‘Poopetrator’ Push Seeks to Wipe Away Dog Waste

New SF Pet Owner Outreach Program hopes to curb dog droppings with the greatest acronym ever — POOP.

In the annals of acronyms, we’ve got to hand it to San Francisco Supervisor Katy Tang’s new initiative to get local dog owners to clean up their pets’ waste. It’s called the Pet Owner Outreach Program, better known by its acronym POOP.

After dropping that clever name, Sup. Tang’s office is also partnering with San Francisco Animal Care and Control (SFACC) and the San Francisco SPCA to give free dog waste bags and a bag dispenser to every new dog adopter who selects their pet through those programs.

“I am sure that many of us have stepped into dog waste accidentally and found ourselves frustrated by the poopetrators,” Supervisor Tang said in a release. “Even with existing laws on the books, I still hear complaints from residents that pet guardians are not being held responsible and the law is not being enforced.”

The law — and yes, a San Francisco dog poop law does exist — is called the Scoop the Poop Act of 1978 and was introduced by none other than the late Harvey Milk. In some completely amazing retro 1970s news clips from KQED, we see Milk’s Duboce Park press conference at which he introduced the ordinance. But the clips may be more notable for their mind-blowing looks at the Duboce Triangle background of yesteryear.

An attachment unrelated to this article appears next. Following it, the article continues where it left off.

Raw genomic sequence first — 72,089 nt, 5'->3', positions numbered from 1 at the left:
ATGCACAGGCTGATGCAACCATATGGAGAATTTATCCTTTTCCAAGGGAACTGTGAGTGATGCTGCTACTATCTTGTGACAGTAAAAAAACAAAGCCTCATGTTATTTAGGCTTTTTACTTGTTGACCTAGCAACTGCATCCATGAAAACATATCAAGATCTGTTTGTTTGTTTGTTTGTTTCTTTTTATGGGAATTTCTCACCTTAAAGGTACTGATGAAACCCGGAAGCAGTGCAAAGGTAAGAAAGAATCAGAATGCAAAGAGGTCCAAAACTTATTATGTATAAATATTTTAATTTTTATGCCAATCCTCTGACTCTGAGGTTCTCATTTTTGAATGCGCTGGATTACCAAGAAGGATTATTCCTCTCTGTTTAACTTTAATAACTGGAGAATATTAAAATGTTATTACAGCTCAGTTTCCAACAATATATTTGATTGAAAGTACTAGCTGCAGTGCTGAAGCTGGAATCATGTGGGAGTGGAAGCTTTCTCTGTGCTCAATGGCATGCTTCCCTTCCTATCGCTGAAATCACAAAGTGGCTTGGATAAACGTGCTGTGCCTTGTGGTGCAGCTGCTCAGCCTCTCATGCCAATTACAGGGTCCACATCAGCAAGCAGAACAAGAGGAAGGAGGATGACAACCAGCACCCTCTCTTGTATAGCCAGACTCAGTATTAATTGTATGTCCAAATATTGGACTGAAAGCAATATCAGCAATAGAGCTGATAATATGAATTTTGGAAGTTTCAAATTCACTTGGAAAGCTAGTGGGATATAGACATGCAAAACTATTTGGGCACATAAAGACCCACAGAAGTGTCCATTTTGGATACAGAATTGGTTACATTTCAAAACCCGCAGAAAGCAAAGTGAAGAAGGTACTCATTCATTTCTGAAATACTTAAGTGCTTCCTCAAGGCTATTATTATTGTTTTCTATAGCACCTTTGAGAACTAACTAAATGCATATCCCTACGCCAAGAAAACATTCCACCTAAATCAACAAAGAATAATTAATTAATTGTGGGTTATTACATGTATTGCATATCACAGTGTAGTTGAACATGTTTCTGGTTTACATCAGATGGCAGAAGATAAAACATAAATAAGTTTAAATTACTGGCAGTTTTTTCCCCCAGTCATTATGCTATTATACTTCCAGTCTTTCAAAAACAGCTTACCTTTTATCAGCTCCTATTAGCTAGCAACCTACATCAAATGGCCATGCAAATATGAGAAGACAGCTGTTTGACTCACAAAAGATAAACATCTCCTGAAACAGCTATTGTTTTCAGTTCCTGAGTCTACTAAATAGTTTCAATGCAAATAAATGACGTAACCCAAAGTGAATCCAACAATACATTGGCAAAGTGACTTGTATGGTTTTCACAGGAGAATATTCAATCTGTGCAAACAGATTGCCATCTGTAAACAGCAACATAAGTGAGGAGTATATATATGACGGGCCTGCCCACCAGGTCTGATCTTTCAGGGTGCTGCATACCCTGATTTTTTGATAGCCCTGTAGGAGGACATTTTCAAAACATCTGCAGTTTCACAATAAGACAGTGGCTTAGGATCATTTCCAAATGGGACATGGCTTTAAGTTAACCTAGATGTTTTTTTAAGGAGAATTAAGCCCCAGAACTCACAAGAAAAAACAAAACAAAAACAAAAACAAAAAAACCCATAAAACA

(There were also some regrettable attitudes in yesteryear. In one portion of the clip, a constituent can be heard shouting, “Mr. Milk, I hate you for that gay stuff!”)

Milk’s law remains on the books, but the fine has been increased to $320. The ordinance is rarely, it ever, enforced.

“Pet waste is a health concern, both for humans and our canine friends. Most guardians do the right thing and clean up but it only takes a few irresponsible owners to create a problem,” SF SPCA President Jennifer Scarlett, said in a release. “We’re campaigning to remind all San Franciscans of the importance of cleaning up after their pets.”

The campaign also encourages doggie owners to use the hashtag #notapoopetrator, and for dog owners to “post a photo of themselves picking up their dog waste to their social media accounts.” Honestly, that is the last dog picture I would ever post to social media.

More importantly, pet owners and pedestrians alike should police one another and remind poop-leaving owners to do their duty and clean up the waste. In a city with more than 200,000 dogs, maybe we could use some “stool pigeons.”

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